Ryanair CEO denies accusation of bullying former operations chief

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DUBLIN (Reuters) – Ryanair (I:) chief executive Michael O’Leary on Wednesday dismissed accusations that he bullied and forced out his former operations chief Peter Bellew, telling a court he was a highly paid professional who had failed to deliver.

Bellew resigned as Ryanair Chief Operations Officer in July and the Irish low-cost carrier, Europe’s largest, has asked the Irish High Court to delay his departure to arch-rival easyJet (L:), saying he is subject to a 12-month non-compete clause.

Former Malaysia Airlines boss Bellew denies he is subject to the clause and plans to start working with the British airline at the start of next year.

O’Leary was in court to give evidence for a second day. On Tuesday he had made a series of accusations against Bellew, accusing him of lying and of failing to perform, citing “repeated complaints” from employees working under him about slow decisions or no decision making.

“If I am hiring Sergio Aguero, I expect him to score goals, I don’t expect to have to show him which side of the goal to shoot at,” O’Leary told the court, comparing Bellew to the Manchester City soccer club striker.

Queried about a number of successes in parts of the company that Bellew was responsible for, O’Leary said they were despite rather than because of his performance, although he admitted telling Bellew in March 2018 that he had made “a significant and positive impact” during his first four months in the role.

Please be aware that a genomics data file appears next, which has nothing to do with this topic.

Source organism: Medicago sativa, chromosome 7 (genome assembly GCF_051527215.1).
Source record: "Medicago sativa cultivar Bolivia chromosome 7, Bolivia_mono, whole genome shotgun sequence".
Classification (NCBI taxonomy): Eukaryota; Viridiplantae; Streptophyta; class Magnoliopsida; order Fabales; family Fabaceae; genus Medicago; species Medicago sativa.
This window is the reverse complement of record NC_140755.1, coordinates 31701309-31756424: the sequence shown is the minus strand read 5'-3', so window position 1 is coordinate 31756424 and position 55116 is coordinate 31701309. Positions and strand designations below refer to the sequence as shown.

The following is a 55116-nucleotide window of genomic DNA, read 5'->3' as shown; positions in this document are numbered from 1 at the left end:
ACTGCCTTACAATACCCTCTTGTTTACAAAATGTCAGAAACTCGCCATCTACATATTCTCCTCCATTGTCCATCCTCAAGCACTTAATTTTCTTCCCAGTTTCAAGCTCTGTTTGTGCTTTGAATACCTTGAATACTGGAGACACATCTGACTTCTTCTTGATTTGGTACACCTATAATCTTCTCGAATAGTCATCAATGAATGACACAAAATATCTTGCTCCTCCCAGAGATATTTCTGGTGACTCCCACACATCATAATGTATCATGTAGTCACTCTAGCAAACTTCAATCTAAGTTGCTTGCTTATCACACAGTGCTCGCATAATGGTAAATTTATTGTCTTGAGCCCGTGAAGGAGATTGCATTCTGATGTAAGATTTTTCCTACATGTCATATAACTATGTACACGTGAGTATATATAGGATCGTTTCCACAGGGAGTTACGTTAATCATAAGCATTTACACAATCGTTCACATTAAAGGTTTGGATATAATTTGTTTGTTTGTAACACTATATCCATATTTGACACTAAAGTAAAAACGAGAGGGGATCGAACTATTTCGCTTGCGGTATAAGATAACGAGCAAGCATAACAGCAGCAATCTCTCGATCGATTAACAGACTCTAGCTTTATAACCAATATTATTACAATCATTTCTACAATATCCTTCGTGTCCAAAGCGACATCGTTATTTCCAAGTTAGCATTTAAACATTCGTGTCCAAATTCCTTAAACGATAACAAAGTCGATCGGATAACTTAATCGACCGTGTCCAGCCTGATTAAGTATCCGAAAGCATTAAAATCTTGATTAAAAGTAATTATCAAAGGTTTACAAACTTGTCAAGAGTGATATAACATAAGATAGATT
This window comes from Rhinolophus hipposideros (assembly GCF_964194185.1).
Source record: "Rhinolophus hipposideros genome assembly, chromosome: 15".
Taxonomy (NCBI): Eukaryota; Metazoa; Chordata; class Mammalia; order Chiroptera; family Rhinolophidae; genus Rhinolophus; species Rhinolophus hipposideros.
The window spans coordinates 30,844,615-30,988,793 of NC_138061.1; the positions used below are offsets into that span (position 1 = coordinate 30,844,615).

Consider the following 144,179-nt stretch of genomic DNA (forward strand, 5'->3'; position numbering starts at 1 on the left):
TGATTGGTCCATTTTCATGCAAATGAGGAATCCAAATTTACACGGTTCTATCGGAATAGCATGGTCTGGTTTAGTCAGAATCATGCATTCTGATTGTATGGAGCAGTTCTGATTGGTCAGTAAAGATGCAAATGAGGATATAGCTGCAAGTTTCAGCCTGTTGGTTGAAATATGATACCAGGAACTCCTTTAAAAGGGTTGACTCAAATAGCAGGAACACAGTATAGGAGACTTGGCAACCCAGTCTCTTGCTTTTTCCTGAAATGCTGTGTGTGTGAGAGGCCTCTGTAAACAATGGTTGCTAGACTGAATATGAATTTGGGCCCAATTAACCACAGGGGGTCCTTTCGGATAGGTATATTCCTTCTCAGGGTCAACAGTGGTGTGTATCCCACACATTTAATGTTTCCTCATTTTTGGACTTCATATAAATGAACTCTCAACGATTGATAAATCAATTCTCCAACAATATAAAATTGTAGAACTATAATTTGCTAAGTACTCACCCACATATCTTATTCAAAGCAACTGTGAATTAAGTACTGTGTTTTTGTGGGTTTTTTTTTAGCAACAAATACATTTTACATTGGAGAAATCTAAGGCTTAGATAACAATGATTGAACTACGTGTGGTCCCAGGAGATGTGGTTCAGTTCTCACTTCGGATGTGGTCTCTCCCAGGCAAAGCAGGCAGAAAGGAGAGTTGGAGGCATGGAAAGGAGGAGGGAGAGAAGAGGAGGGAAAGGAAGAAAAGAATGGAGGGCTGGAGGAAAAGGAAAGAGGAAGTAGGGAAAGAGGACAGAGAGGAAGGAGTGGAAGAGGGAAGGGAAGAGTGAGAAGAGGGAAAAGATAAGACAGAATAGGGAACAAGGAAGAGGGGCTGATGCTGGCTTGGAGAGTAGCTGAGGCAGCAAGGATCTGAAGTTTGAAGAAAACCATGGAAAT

Bellew returned to Ryanair in December 2017, where he had been director of flight operations before leaving for Malaysia Airlines in 2014.

Bellew’s lawyer, John Rogers, said that O’Leary had told his operations chief that he was “too nice for Ryanair” and he accused the long-serving Ryanair boss of turning the case into an attack on his client.

The court was read a letter sent by Bellew to O’Leary after he announced his move to easyJet in which he accused his boss of bullying him in trying to force him to accept the 12-month non-compete clause.

Asked by Bellew’s lawyer if this was the case, O’Leary replied: “This isn’t bullying, it is just factual.”

O’Leary said he had made significant efforts to entice Bellew to stay and had been “stunned and deeply disappointed” when he announced the move to easyJet.

A lawyer for Ryanair told the court during the first day of the case on Tuesday that Bellew possessed information of immense competitive value that the airline could not allow to be passed to its rival, including details of delays to the delivery of Boeing’s (N:) grounded 737 MAX aircraft.

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